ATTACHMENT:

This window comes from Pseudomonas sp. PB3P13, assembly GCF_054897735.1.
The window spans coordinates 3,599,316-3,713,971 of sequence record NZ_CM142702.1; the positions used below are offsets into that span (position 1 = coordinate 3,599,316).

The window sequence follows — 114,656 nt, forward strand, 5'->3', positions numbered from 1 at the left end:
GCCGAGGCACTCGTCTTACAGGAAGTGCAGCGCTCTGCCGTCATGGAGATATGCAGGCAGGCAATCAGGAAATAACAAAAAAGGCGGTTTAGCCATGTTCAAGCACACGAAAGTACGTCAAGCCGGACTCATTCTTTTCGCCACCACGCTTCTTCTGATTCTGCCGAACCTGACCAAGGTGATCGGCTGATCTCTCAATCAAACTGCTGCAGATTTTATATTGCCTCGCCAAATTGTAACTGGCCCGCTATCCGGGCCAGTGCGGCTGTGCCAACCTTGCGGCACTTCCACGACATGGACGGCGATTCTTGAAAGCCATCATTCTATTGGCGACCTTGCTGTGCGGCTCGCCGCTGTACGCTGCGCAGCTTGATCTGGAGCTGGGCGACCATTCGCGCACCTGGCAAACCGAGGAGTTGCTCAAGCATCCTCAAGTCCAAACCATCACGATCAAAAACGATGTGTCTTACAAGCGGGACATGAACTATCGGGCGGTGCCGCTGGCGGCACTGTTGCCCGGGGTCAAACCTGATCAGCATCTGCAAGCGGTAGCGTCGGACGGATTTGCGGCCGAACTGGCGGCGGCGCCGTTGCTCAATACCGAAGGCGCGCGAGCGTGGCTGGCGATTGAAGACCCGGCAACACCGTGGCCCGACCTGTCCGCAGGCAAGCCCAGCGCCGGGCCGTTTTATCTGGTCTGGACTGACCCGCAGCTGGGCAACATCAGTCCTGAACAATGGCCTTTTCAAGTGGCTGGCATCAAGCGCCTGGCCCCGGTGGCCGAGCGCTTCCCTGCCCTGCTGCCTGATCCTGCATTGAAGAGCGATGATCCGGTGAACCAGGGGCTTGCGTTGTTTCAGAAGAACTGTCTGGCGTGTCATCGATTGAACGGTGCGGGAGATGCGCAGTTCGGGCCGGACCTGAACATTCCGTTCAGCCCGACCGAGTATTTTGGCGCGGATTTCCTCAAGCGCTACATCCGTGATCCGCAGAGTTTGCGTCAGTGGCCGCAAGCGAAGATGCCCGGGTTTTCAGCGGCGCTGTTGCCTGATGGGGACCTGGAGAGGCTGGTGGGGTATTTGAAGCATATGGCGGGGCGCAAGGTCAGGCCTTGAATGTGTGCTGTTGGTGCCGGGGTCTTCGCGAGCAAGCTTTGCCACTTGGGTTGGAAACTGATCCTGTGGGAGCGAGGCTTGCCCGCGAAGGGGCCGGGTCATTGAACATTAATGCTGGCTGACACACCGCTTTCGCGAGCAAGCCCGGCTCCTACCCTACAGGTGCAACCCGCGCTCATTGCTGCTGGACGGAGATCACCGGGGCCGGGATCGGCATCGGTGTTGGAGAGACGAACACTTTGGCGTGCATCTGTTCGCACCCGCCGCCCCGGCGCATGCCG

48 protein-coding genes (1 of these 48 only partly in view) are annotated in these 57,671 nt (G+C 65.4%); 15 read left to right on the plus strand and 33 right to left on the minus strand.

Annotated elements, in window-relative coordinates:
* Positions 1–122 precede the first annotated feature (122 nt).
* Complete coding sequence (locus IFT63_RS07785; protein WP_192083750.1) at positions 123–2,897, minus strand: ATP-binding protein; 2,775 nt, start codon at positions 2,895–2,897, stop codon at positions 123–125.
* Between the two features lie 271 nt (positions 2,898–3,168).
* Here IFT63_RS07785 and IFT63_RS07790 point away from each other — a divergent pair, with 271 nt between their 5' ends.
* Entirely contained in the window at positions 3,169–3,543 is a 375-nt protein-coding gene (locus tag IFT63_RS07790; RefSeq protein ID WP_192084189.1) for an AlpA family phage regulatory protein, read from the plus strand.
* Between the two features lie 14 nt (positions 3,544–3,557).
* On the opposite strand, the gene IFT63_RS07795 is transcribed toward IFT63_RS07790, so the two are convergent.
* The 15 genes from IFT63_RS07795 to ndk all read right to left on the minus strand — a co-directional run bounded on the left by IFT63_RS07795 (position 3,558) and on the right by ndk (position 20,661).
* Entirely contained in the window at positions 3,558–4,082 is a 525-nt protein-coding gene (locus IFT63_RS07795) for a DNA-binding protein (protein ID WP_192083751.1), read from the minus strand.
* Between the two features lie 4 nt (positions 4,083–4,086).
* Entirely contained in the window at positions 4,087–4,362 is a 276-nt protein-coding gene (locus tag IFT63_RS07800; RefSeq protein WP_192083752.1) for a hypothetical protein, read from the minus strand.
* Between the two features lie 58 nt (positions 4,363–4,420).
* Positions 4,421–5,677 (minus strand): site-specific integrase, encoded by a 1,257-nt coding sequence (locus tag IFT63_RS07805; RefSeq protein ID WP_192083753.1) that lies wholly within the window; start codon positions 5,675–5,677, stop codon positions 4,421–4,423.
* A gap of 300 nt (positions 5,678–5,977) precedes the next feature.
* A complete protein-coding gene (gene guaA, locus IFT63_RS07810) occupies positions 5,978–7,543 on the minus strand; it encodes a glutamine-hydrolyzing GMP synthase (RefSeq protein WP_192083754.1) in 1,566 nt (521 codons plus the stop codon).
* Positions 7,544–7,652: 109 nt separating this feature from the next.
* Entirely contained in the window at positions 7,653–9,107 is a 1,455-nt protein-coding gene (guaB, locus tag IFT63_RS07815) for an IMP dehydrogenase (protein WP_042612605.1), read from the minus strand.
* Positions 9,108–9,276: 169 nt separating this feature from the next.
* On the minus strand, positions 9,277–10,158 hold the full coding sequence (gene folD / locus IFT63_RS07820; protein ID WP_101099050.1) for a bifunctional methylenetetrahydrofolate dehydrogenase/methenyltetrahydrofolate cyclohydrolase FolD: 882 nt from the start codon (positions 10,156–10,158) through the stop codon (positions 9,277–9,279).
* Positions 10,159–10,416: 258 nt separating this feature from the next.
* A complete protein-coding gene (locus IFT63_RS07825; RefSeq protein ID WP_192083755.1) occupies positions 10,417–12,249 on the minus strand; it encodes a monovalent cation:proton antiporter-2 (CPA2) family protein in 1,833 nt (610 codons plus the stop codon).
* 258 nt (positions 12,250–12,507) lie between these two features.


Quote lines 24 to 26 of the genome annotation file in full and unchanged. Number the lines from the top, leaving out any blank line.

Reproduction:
* Positions 9,108–9,276: 169 nt separating this feature from the next.
* On the minus strand, positions 9,277–10,158 hold the full coding sequence (gene folD / locus IFT63_RS07820; protein ID WP_101099050.1) for a bifunctional methylenetetrahydrofolate dehydrogenase/methenyltetrahydrofolate cyclohydrolase FolD: 882 nt from the start codon (positions 10,156–10,158) through the stop codon (positions 9,277–9,279).
* Positions 10,159–10,416: 258 nt separating this feature from the next.